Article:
The opening ceremony was across town, and mostly geared to dignitaries, celebrities, and government officials, leaving us to watch it on TV like most people.  While the opening banquet looked like an uptight, florescent-lit, corporately-planned business convention dinner, the ceremonial show was quite a spectacle with choirs representing African nations, and China’s wall of acrobats.  The grand finale was the most impressive syncronized fireworks display I’ve ever seen in the world, over the Huangpu River — which we saw mostly on TV as the after-smoke breezed behind the apartment hi-rise that was blocking what would have been our perfect view. 

China had prepared three years for the Expo — since Scott arrived in Shanghai — all for this one day, which made many locals relieved since there was construction everywhere for years.  But the expo was still taking its toll on our evening; there were no taxis, the train had already been shut down (at 10:30), and there would be nowhere to park to where we wanted to go clubbing in Puxi.  Instead, we walked, along with everyone else walking that couldn’t get a cab in Pudong, to the local Chinese music pub Max’s, owned by a local guy named Max, who also sang in the house band, “Max.” 

“This place actually has a Chinese cover band,” Scott told me.  Max (the band) played familiar tunes; Max (the guy) made me laugh as he sang “Ladies’ Night.”  They entertained us as we enjoyed beer and cocktails, with me sitting at a table with a lazy susan, wearing my white dinner jacket and sipping a martini, feeling a lot like Indiana Jones in the Shanghai 1935 scene of Temple of Doom.  (Indiana Jones nerds note: there was even a woman singing in a red dress at one point.) 

I guess wearing the white blazer could have put me in the Forrest Gump category too; I’ll take it as long as it’s not an association to that jerk Jackie Chan.  I mean, c’mon, his karate is only so-so.






Next entry: Race To Yellow Mountain

Previous entry: Strawberry Fields Forever, For The Day




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Comments for “That Jerk Jackie Chan”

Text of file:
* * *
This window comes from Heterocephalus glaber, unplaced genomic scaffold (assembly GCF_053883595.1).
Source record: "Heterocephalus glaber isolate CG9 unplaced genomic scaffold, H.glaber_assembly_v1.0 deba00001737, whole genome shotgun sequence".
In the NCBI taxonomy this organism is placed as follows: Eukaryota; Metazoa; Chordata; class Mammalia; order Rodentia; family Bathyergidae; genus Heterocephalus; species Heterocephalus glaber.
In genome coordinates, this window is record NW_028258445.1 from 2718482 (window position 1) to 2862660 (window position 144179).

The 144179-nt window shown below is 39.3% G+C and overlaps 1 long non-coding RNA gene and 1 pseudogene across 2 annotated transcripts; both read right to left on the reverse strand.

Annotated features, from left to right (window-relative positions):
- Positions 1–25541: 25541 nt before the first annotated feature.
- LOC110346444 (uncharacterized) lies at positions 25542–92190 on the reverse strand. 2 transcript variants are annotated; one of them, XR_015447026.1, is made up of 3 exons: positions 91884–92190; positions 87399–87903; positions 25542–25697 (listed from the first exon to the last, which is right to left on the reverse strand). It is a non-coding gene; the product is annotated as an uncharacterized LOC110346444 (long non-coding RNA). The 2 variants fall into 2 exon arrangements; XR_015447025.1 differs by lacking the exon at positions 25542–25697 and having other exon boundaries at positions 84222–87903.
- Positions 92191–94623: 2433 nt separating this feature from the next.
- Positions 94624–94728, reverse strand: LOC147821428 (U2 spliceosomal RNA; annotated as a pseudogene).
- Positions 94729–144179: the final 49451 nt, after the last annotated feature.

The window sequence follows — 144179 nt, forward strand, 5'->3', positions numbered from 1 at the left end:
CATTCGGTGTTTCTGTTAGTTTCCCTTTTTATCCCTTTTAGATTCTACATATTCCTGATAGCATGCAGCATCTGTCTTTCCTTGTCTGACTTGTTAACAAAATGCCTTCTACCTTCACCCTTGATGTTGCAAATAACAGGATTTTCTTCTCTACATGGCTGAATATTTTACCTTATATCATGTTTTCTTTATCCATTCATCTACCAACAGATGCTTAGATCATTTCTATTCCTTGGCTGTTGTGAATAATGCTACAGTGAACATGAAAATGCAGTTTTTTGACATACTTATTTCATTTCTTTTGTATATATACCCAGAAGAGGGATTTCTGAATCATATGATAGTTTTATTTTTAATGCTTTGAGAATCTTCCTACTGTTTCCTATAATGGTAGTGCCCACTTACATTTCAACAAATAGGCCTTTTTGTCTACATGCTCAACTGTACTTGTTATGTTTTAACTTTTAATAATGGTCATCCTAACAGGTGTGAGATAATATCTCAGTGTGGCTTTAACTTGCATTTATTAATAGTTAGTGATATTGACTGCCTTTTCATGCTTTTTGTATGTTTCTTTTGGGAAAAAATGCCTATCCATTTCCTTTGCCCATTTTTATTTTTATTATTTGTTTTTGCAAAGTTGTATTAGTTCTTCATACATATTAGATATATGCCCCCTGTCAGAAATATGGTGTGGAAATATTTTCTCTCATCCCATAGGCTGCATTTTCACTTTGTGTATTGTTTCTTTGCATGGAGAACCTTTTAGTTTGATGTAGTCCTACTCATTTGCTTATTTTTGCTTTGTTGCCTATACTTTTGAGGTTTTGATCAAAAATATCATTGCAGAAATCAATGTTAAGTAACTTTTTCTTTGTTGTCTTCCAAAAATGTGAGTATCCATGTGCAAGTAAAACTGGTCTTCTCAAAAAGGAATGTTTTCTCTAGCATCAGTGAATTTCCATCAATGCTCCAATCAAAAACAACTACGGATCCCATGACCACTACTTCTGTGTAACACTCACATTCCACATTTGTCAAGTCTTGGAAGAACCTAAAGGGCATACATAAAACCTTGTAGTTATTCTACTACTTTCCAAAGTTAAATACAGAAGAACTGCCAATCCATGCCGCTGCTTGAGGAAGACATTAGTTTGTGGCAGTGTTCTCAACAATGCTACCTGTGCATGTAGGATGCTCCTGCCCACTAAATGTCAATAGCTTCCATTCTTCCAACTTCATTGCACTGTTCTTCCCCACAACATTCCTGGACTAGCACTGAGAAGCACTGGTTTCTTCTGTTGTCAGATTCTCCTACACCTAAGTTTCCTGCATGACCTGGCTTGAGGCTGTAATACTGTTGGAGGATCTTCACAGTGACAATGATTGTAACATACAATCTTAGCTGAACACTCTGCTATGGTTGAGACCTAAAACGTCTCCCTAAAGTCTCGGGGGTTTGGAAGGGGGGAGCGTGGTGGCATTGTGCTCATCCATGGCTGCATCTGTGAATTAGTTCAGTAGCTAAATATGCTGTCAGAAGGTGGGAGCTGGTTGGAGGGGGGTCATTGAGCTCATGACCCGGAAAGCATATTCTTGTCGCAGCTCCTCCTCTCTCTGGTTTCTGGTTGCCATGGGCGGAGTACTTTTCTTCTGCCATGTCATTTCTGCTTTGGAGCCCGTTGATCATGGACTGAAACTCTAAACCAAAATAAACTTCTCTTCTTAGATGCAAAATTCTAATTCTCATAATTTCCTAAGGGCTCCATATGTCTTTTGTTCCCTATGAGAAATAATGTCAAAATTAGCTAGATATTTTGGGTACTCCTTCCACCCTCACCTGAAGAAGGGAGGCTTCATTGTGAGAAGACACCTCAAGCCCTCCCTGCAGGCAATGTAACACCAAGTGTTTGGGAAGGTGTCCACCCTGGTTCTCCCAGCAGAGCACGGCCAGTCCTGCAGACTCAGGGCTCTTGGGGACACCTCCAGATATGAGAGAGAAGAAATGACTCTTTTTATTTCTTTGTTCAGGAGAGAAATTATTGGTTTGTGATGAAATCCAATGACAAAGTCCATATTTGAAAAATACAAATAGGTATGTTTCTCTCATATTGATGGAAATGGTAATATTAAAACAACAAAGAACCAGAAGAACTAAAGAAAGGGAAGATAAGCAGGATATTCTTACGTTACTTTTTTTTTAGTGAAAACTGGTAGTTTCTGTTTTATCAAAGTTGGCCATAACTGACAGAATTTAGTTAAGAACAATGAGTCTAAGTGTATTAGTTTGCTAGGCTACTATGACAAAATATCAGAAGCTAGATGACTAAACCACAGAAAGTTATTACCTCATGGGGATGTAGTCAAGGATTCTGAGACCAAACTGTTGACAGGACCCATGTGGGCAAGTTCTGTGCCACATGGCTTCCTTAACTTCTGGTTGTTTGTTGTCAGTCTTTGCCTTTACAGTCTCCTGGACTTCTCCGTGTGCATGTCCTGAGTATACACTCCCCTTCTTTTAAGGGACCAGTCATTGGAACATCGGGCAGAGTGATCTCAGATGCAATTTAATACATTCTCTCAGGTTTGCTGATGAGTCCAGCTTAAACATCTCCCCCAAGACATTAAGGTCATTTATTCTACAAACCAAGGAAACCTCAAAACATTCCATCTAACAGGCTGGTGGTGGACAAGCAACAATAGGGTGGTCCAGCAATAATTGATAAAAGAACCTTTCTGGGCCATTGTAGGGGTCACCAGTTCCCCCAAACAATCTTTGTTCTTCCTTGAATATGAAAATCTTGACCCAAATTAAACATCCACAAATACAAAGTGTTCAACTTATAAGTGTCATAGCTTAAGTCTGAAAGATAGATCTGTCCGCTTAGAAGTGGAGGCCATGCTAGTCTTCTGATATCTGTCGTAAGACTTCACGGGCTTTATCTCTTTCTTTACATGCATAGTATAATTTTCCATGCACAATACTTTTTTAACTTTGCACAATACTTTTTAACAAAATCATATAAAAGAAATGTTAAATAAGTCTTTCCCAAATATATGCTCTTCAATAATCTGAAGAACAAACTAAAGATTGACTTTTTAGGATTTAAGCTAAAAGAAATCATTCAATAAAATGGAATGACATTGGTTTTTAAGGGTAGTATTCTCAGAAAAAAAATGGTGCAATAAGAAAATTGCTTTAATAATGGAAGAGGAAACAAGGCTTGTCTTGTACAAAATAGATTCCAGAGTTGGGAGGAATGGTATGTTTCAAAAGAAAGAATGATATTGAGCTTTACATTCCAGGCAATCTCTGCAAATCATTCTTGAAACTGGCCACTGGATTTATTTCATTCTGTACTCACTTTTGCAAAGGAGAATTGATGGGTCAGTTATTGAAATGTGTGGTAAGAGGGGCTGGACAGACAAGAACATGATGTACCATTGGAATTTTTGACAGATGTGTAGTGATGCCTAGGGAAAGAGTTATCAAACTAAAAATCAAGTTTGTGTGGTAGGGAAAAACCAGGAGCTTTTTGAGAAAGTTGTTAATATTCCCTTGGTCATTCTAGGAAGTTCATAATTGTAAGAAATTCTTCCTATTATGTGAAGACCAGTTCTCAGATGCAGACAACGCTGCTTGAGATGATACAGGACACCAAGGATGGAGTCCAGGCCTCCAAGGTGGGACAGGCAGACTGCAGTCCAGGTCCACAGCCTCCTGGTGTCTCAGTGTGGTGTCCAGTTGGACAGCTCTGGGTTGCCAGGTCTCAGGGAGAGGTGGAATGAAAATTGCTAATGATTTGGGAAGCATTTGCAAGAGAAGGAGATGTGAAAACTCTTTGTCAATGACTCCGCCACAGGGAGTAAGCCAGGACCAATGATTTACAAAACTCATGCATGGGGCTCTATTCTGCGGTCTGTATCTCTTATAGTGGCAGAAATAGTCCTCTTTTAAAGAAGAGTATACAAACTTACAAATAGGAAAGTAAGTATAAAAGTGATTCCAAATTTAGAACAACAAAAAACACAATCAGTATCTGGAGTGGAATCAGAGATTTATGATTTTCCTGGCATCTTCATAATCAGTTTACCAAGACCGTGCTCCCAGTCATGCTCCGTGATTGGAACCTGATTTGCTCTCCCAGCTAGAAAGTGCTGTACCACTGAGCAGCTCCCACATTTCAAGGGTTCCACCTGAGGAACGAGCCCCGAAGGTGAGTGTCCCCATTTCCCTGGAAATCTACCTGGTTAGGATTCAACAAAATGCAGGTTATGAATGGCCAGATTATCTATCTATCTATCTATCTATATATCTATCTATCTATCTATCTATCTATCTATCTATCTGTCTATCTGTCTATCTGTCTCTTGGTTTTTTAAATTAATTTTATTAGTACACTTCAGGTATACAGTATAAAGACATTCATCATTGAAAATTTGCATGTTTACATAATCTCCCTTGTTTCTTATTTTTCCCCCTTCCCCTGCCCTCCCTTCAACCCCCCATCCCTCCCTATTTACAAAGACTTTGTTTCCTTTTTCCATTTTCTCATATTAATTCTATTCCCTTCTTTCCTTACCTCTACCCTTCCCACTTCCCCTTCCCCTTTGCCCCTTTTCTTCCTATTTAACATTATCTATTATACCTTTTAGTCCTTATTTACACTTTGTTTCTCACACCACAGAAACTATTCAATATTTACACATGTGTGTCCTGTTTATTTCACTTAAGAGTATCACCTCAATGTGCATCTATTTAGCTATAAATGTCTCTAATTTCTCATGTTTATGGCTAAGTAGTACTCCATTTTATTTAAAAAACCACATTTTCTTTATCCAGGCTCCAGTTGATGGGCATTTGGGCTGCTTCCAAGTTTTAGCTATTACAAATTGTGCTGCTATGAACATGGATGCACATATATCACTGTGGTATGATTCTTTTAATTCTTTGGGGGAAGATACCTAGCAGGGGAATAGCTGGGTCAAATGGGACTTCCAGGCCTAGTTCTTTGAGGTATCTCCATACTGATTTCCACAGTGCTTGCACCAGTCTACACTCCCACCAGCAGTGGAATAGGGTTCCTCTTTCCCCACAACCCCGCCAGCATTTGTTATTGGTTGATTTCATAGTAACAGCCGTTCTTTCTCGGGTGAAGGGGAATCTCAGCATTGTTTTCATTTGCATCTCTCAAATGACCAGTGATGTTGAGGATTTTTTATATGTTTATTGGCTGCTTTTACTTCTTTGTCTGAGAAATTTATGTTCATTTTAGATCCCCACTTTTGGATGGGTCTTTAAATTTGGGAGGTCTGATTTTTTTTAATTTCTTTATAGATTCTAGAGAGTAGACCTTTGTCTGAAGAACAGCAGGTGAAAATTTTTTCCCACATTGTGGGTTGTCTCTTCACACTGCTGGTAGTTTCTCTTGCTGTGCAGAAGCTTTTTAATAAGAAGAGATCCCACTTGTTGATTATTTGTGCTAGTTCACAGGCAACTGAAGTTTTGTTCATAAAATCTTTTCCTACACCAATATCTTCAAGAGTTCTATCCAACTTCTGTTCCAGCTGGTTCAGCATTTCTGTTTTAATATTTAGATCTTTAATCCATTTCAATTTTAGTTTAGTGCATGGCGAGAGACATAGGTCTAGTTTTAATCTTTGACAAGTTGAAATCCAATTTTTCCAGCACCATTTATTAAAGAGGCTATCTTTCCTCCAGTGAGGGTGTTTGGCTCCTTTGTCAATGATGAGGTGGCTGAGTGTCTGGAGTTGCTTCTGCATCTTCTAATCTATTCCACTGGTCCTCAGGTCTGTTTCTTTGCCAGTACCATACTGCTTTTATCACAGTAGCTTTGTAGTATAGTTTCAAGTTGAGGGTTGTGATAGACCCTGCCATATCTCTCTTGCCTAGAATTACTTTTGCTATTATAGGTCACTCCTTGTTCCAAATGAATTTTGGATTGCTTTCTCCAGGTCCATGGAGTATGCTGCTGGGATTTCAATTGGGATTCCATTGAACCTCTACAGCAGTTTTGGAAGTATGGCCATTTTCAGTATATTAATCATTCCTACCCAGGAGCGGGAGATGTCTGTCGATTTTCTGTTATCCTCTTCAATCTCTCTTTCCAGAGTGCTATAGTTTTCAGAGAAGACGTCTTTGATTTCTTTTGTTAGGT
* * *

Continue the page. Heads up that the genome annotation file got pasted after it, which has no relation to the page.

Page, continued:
• Hope to have one or two more done (from the land of Crouching Tiger, Hidden Dragon), in time for the WHMMR (Western Hemisphere Monday Morning Rush).

    Posted by .(JavaScript must be enabled to view this email address)  on  05/02  at  02:53 AM


  • Okay, I’ve eaten a ton today, but that hot pot sounds and looks yummy!
    Did they have any issues with you taking video in the mall?

    Posted by .(JavaScript must be enabled to view this email address)  on  05/02  at  06:40 AM


  • don’t be calling me from US Customs and Border Patrol with your contraband DVD’s…

    Posted by .(JavaScript must be enabled to view this email address)  on  05/02  at  06:56 AM


  • While interesting, this entry was deficient in cute puppy pictures.  And although your jacket was white, instead of Indie I was picturing Bill Murray… “For a good time, make it Santori time.” Nice jacket choice.

    Posted by .(JavaScript must be enabled to view this email address)  on  05/02  at  09:15 AM


  • Lip my stocking!

    Posted by .(JavaScript must be enabled to view this email address)  on  05/02  at  05:00 PM


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This blog post is one of eighteen travel dispatches from the trip blog, "The Global Trip: Chinese Leftovers And Other Asian Appetizers," which chronicled a trip to Shanghai and Huang Shan in China, as well as brief excursions to Manila, Taipei, and Seoul.

Next entry:
Race To Yellow Mountain

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Strawberry Fields Forever, For The Day